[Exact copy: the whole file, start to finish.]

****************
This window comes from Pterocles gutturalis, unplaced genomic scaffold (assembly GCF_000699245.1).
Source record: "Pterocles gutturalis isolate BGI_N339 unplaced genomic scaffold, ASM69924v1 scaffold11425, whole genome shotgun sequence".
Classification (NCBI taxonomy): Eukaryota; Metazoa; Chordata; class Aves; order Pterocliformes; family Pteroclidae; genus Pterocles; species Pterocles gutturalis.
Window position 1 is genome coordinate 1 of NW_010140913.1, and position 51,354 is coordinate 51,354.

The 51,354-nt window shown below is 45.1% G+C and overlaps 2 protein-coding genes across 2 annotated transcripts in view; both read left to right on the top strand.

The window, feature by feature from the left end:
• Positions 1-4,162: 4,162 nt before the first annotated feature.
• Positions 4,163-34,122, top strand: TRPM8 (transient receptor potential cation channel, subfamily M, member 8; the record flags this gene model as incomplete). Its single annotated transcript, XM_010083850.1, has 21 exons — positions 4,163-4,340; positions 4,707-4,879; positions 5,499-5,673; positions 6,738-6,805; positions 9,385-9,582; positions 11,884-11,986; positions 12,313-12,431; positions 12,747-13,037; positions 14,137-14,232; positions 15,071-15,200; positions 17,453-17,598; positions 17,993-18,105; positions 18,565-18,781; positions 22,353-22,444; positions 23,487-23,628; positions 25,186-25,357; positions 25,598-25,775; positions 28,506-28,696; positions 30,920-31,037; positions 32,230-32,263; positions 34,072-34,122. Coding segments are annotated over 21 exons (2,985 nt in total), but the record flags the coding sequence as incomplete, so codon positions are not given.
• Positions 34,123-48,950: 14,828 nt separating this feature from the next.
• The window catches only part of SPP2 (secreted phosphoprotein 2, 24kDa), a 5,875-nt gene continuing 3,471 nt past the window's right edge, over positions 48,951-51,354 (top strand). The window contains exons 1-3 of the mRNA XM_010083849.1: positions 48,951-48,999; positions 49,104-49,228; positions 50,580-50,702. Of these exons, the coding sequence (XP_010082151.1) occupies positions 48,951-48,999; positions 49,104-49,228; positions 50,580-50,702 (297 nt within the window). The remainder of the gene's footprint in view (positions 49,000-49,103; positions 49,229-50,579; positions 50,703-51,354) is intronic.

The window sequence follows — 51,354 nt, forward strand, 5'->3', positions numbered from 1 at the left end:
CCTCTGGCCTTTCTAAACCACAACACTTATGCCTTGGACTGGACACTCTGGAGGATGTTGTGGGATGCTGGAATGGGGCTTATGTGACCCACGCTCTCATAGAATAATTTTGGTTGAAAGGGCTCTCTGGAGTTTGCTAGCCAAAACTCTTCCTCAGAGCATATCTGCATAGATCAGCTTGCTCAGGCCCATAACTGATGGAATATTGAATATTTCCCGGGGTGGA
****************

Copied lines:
This window comes from Pterocles gutturalis, unplaced genomic scaffold (assembly GCF_000699245.1).
Source record: "Pterocles gutturalis isolate BGI_N339 unplaced genomic scaffold, ASM69924v1 scaffold11425, whole genome shotgun sequence".
Classification (NCBI taxonomy): Eukaryota; Metazoa; Chordata; class Aves; order Pterocliformes; family Pteroclidae; genus Pterocles; species Pterocles gutturalis.
Window position 1 is genome coordinate 1 of NW_010140913.1, and position 51,354 is coordinate 51,354.

The 51,354-nt window shown below is 45.1% G+C and overlaps 2 protein-coding genes across 2 annotated transcripts in view; both read left to right on the top strand.

The window, feature by feature from the left end:
• Positions 1-4,162: 4,162 nt before the first annotated feature.
• Positions 4,163-34,122, top strand: TRPM8 (transient receptor potential cation channel, subfamily M, member 8; the record flags this gene model as incomplete). Its single annotated transcript, XM_010083850.1, has 21 exons — positions 4,163-4,340; positions 4,707-4,879; positions 5,499-5,673; positions 6,738-6,805; positions 9,385-9,582; positions 11,884-11,986; positions 12,313-12,431; positions 12,747-13,037; positions 14,137-14,232; positions 15,071-15,200; positions 17,453-17,598; positions 17,993-18,105; positions 18,565-18,781; positions 22,353-22,444; positions 23,487-23,628; positions 25,186-25,357; positions 25,598-25,775; positions 28,506-28,696; positions 30,920-31,037; positions 32,230-32,263; positions 34,072-34,122. Coding segments are annotated over 21 exons (2,985 nt in total), but the record flags the coding sequence as incomplete, so codon positions are not given.
• Positions 34,123-48,950: 14,828 nt separating this feature from the next.
• The window catches only part of SPP2 (secreted phosphoprotein 2, 24kDa), a 5,875-nt gene continuing 3,471 nt past the window's right edge, over positions 48,951-51,354 (top strand). The window contains exons 1-3 of the mRNA XM_010083849.1: positions 48,951-48,999; positions 49,104-49,228; positions 50,580-50,702. Of these exons, the coding sequence (XP_010082151.1) occupies positions 48,951-48,999; positions 49,104-49,228; positions 50,580-50,702 (297 nt within the window). The remainder of the gene's footprint in view (positions 49,000-49,103; positions 49,229-50,579; positions 50,703-51,354) is intronic.

The window sequence follows — 51,354 nt, forward strand, 5'->3', positions numbered from 1 at the left end:
CCTCTGGCCTTTCTAAACCACAACACTTATGCCTTGGACTGGACACTCTGGAGGATGTTGTGGGATGCTGGAATGGGGCTTATGTGACCCACGCTCTCATAGAATAATTTTGGTTGAAAGGGCTCTCTGGAGTTTGCTAGCCAAAACTCTTCCTCAGAGCATATCTGCATAGATCAGCTTGCTCAGGCCCATAACTGATGGAATATTGAATATTTCCCGGGGTGGA